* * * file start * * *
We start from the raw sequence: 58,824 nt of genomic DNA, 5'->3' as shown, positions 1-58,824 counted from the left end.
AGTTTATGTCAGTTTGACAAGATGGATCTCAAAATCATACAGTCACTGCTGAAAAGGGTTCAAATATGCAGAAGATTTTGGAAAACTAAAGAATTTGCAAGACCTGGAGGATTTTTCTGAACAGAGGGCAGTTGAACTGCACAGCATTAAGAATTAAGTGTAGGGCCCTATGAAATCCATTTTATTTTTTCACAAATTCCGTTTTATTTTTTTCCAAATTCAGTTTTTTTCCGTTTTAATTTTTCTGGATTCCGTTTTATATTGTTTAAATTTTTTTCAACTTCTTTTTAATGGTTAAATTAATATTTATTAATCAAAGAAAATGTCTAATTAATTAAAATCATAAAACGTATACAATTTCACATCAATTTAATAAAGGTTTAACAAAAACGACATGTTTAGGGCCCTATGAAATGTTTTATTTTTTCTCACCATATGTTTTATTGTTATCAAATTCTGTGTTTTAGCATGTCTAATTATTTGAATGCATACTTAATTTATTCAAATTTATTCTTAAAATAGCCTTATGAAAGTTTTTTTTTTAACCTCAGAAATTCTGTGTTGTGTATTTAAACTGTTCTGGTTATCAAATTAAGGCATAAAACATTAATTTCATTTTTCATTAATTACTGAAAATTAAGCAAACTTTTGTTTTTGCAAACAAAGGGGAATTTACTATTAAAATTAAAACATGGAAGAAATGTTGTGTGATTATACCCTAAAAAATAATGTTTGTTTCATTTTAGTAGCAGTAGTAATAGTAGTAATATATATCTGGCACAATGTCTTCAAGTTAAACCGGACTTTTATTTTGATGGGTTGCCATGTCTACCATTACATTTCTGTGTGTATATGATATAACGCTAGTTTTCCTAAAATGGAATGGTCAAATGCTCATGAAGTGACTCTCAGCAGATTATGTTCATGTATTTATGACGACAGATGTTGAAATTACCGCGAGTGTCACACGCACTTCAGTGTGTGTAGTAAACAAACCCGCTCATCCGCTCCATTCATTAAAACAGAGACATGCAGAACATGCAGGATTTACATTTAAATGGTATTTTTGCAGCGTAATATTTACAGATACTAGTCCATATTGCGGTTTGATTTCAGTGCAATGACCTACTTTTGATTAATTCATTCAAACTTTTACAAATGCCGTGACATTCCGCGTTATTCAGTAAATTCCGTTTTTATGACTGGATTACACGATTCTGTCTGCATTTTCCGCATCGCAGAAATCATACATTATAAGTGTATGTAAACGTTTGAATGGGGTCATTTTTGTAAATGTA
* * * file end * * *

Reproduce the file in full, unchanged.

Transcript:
We start from the raw sequence: 58,824 nt of genomic DNA, 5'->3' as shown, positions 1-58,824 counted from the left end.
AGTTTATGTCAGTTTGACAAGATGGATCTCAAAATCATACAGTCACTGCTGAAAAGGGTTCAAATATGCAGAAGATTTTGGAAAACTAAAGAATTTGCAAGACCTGGAGGATTTTTCTGAACAGAGGGCAGTTGAACTGCACAGCATTAAGAATTAAGTGTAGGGCCCTATGAAATCCATTTTATTTTTTCACAAATTCCGTTTTATTTTTTTCCAAATTCAGTTTTTTTCCGTTTTAATTTTTCTGGATTCCGTTTTATATTGTTTAAATTTTTTTCAACTTCTTTTTAATGGTTAAATTAATATTTATTAATCAAAGAAAATGTCTAATTAATTAAAATCATAAAACGTATACAATTTCACATCAATTTAATAAAGGTTTAACAAAAACGACATGTTTAGGGCCCTATGAAATGTTTTATTTTTTCTCACCATATGTTTTATTGTTATCAAATTCTGTGTTTTAGCATGTCTAATTATTTGAATGCATACTTAATTTATTCAAATTTATTCTTAAAATAGCCTTATGAAAGTTTTTTTTTTAACCTCAGAAATTCTGTGTTGTGTATTTAAACTGTTCTGGTTATCAAATTAAGGCATAAAACATTAATTTCATTTTTCATTAATTACTGAAAATTAAGCAAACTTTTGTTTTTGCAAACAAAGGGGAATTTACTATTAAAATTAAAACATGGAAGAAATGTTGTGTGATTATACCCTAAAAAATAATGTTTGTTTCATTTTAGTAGCAGTAGTAATAGTAGTAATATATATCTGGCACAATGTCTTCAAGTTAAACCGGACTTTTATTTTGATGGGTTGCCATGTCTACCATTACATTTCTGTGTGTATATGATATAACGCTAGTTTTCCTAAAATGGAATGGTCAAATGCTCATGAAGTGACTCTCAGCAGATTATGTTCATGTATTTATGACGACAGATGTTGAAATTACCGCGAGTGTCACACGCACTTCAGTGTGTGTAGTAAACAAACCCGCTCATCCGCTCCATTCATTAAAACAGAGACATGCAGAACATGCAGGATTTACATTTAAATGGTATTTTTGCAGCGTAATATTTACAGATACTAGTCCATATTGCGGTTTGATTTCAGTGCAATGACCTACTTTTGATTAATTCATTCAAACTTTTACAAATGCCGTGACATTCCGCGTTATTCAGTAAATTCCGTTTTTATGACTGGATTACACGATTCTGTCTGCATTTTCCGCATCGCAGAAATCATACATTATAAGTGTATGTAAACGTTTGAATGGGGTCATTTTTGTAAATGTA